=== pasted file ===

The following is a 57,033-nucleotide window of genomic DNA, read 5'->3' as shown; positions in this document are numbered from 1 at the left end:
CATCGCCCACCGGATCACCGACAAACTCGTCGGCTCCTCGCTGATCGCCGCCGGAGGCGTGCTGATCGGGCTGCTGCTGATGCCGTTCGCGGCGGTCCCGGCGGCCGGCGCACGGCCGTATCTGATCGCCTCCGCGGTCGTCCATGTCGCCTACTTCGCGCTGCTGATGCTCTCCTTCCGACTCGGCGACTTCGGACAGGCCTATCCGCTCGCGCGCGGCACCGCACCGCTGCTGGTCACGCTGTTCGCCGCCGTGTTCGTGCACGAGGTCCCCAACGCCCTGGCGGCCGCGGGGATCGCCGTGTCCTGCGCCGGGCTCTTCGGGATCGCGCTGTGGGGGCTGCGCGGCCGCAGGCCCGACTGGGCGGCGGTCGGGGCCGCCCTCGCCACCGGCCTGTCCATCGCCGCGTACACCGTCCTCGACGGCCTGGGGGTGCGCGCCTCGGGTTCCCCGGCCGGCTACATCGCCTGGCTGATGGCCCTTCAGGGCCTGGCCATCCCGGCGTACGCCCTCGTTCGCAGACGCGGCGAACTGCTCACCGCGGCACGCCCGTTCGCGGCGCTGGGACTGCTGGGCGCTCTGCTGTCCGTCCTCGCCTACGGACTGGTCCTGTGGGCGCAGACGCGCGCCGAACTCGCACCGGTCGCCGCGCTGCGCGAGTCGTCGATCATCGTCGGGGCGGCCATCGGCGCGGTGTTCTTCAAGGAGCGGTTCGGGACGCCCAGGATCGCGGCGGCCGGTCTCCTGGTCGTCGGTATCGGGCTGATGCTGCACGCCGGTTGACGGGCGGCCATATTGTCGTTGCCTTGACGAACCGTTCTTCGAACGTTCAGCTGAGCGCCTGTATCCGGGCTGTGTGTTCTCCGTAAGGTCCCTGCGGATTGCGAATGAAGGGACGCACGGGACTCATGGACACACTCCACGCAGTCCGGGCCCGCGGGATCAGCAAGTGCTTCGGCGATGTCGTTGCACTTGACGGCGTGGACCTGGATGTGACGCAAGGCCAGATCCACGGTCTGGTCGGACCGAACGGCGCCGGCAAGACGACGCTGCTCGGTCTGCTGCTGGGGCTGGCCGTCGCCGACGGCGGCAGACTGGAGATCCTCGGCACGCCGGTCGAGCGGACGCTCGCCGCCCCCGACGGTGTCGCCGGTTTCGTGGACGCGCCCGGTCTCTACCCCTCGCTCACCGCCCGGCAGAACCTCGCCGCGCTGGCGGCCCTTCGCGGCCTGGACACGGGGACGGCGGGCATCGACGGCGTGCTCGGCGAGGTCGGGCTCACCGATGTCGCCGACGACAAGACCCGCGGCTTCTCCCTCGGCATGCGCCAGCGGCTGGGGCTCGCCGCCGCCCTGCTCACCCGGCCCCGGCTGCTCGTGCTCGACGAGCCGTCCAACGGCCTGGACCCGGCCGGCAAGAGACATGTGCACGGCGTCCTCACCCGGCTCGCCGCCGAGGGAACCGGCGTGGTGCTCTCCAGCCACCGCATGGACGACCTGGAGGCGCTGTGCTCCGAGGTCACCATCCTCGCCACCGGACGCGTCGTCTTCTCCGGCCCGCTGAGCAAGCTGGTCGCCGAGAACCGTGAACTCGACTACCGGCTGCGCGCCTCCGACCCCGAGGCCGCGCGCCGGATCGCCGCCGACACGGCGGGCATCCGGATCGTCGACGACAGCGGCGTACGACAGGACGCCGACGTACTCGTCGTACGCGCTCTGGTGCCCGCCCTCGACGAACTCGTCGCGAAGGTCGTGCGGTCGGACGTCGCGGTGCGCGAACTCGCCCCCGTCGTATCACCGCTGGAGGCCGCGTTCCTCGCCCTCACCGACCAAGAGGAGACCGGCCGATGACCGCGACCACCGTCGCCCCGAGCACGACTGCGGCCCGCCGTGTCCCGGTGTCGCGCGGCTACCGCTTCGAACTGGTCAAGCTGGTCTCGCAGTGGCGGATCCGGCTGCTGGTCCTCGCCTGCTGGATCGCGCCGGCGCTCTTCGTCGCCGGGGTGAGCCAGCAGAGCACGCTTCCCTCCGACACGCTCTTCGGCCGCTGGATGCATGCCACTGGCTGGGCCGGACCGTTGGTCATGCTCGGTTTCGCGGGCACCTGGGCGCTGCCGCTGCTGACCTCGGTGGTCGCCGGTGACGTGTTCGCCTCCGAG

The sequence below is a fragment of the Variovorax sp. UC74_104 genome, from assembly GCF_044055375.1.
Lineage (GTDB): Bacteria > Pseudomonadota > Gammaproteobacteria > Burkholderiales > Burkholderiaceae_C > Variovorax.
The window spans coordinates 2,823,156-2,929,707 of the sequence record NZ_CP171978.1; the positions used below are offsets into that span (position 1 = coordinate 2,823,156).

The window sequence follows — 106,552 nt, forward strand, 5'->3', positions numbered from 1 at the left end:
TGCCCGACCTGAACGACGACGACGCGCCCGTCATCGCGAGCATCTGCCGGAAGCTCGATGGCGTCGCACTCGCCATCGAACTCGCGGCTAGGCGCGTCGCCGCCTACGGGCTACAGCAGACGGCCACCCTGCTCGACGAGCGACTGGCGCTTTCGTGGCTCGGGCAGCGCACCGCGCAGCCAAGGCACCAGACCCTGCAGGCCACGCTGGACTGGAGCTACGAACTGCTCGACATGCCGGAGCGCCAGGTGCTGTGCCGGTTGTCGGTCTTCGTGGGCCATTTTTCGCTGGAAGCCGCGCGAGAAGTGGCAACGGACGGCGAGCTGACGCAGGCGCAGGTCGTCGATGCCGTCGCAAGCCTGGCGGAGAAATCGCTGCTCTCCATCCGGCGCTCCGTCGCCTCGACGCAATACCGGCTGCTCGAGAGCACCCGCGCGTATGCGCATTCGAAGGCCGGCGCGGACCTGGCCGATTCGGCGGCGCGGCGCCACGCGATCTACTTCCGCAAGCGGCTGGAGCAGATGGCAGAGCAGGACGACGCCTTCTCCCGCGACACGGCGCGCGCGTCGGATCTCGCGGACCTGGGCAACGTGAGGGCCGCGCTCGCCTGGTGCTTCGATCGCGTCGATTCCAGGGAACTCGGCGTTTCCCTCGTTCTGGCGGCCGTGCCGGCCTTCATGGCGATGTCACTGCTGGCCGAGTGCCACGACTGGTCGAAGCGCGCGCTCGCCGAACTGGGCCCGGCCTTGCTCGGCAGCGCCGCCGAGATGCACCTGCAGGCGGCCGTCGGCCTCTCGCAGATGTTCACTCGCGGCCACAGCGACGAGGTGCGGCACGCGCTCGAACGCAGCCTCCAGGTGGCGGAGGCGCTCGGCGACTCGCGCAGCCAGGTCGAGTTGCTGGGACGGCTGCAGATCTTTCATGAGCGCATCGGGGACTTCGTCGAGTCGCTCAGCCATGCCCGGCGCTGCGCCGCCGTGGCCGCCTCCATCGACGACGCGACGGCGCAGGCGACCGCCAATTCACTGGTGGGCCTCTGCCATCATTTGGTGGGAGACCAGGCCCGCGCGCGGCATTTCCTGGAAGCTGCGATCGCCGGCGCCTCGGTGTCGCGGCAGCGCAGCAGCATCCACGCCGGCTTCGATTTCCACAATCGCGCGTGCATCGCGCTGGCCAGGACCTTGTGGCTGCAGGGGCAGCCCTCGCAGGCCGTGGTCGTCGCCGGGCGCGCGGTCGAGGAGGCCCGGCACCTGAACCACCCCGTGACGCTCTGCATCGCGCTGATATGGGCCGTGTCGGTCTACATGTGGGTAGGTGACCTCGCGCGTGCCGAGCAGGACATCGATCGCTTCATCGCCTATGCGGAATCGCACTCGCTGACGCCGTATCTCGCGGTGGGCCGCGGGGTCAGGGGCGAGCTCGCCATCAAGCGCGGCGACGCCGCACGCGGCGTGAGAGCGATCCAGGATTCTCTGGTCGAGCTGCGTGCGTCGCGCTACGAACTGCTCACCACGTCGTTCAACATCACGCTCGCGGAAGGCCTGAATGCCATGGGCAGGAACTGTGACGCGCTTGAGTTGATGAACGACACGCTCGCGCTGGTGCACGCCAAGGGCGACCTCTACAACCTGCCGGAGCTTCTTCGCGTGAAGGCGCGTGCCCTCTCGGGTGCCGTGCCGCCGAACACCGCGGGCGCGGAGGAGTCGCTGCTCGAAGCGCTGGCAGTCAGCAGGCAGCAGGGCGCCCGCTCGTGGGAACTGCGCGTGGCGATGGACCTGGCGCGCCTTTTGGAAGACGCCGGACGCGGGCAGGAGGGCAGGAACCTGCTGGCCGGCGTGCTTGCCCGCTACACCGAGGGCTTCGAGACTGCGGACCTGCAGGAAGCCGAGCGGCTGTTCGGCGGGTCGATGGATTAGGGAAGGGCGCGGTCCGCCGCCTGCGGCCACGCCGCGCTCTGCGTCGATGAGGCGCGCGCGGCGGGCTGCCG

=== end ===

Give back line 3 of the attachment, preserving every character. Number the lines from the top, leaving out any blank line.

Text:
The sequence below is a fragment of the Variovorax sp. UC74_104 genome, from assembly GCF_044055375.1.